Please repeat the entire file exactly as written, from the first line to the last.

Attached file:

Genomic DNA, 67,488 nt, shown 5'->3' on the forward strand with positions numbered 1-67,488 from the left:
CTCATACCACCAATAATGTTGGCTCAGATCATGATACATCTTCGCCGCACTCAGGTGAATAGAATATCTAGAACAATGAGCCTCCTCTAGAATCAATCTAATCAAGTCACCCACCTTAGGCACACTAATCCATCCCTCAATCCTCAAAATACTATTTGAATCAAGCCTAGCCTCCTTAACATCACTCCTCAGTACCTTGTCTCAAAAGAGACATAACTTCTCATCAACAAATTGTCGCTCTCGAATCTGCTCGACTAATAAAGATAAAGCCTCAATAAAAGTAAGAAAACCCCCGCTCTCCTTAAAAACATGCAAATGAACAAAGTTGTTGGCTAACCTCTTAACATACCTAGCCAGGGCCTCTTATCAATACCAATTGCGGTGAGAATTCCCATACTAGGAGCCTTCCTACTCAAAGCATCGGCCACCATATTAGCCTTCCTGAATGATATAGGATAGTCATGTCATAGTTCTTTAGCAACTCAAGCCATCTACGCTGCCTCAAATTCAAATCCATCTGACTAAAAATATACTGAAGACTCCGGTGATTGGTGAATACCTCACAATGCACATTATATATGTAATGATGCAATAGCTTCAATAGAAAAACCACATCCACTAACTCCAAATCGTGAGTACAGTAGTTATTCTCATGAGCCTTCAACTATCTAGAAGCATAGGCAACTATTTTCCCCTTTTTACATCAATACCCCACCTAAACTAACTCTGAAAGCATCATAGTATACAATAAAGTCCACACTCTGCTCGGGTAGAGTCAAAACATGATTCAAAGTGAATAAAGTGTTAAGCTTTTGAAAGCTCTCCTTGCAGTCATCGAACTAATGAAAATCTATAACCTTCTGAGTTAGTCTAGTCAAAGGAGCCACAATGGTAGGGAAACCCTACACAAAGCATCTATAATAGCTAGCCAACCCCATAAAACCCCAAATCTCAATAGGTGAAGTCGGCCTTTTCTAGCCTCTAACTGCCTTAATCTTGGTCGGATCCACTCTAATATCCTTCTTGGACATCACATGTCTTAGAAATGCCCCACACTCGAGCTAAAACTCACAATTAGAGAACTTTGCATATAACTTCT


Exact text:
Genomic DNA, 67,488 nt, shown 5'->3' on the forward strand with positions numbered 1-67,488 from the left:
CTCATACCACCAATAATGTTGGCTCAGATCATGATACATCTTCGCCGCACTCAGGTGAATAGAATATCTAGAACAATGAGCCTCCTCTAGAATCAATCTAATCAAGTCACCCACCTTAGGCACACTAATCCATCCCTCAATCCTCAAAATACTATTTGAATCAAGCCTAGCCTCCTTAACATCACTCCTCAGTACCTTGTCTCAAAAGAGACATAACTTCTCATCAACAAATTGTCGCTCTCGAATCTGCTCGACTAATAAAGATAAAGCCTCAATAAAAGTAAGAAAACCCCCGCTCTCCTTAAAAACATGCAAATGAACAAAGTTGTTGGCTAACCTCTTAACATACCTAGCCAGGGCCTCTTATCAATACCAATTGCGGTGAGAATTCCCATACTAGGAGCCTTCCTACTCAAAGCATCGGCCACCATATTAGCCTTCCTGAATGATATAGGATAGTCATGTCATAGTTCTTTAGCAACTCAAGCCATCTACGCTGCCTCAAATTCAAATCCATCTGACTAAAAATATACTGAAGACTCCGGTGATTGGTGAATACCTCACAATGCACATTATATATGTAATGATGCAATAGCTTCAATAGAAAAACCACATCCACTAACTCCAAATCGTGAGTACAGTAGTTATTCTCATGAGCCTTCAACTATCTAGAAGCATAGGCAACTATTTTCCCCTTTTTACATCAATACCCCACCTAAACTAACTCTGAAAGCATCATAGTATACAATAAAGTCCACACTCTGCTCGGGTAGAGTCAAAACATGATTCAAAGTGAATAAAGTGTTAAGCTTTTGAAAGCTCTCCTTGCAGTCATCGAACTAATGAAAATCTATAACCTTCTGAGTTAGTCTAGTCAAAGGAGCCACAATGGTAGGGAAACCCTACACAAAGCATCTATAATAGCTAGCCAACCCCATAAAACCCCAAATCTCAATAGGTGAAGTCGGCCTTTTCTAGCCTCTAACTGCCTTAATCTTGGTCGGATCCACTCTAATATCCTTCTTGGACATCACATGTCTTAGAAATGCCCCACACTCGAGCTAAAACTCACAATTAGAGAACTTTGCATATAACTTCT